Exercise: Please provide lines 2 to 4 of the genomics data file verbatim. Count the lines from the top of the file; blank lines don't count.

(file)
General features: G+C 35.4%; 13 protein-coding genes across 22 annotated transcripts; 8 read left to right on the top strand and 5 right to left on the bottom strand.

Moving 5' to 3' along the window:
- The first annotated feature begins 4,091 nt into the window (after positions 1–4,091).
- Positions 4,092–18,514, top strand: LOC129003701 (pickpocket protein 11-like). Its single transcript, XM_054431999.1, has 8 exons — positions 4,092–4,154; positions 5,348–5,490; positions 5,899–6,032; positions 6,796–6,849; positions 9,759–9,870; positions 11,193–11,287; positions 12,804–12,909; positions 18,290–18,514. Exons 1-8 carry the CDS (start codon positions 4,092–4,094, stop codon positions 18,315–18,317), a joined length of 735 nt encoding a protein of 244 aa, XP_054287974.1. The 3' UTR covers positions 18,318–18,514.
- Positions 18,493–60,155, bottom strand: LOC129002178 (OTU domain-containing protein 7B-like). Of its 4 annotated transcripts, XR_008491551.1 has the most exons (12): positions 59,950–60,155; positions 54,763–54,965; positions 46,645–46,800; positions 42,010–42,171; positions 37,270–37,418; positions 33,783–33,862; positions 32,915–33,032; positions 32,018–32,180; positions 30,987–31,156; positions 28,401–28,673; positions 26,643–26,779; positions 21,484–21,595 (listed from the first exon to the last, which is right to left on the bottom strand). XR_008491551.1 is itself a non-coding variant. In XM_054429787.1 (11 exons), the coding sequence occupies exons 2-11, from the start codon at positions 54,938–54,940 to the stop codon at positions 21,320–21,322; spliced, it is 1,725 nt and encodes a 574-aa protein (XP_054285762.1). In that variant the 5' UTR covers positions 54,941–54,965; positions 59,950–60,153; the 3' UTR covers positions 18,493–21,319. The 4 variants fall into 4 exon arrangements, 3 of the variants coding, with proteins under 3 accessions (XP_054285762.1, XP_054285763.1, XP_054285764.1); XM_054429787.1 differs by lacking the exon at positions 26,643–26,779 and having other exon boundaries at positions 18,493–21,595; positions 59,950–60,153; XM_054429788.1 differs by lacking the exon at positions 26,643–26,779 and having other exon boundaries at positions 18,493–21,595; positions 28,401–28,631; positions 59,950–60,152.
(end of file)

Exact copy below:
Moving 5' to 3' along the window:
- The first annotated feature begins 4,091 nt into the window (after positions 1–4,091).
- Positions 4,092–18,514, top strand: LOC129003701 (pickpocket protein 11-like). Its single transcript, XM_054431999.1, has 8 exons — positions 4,092–4,154; positions 5,348–5,490; positions 5,899–6,032; positions 6,796–6,849; positions 9,759–9,870; positions 11,193–11,287; positions 12,804–12,909; positions 18,290–18,514. Exons 1-8 carry the CDS (start codon positions 4,092–4,094, stop codon positions 18,315–18,317), a joined length of 735 nt encoding a protein of 244 aa, XP_054287974.1. The 3' UTR covers positions 18,318–18,514.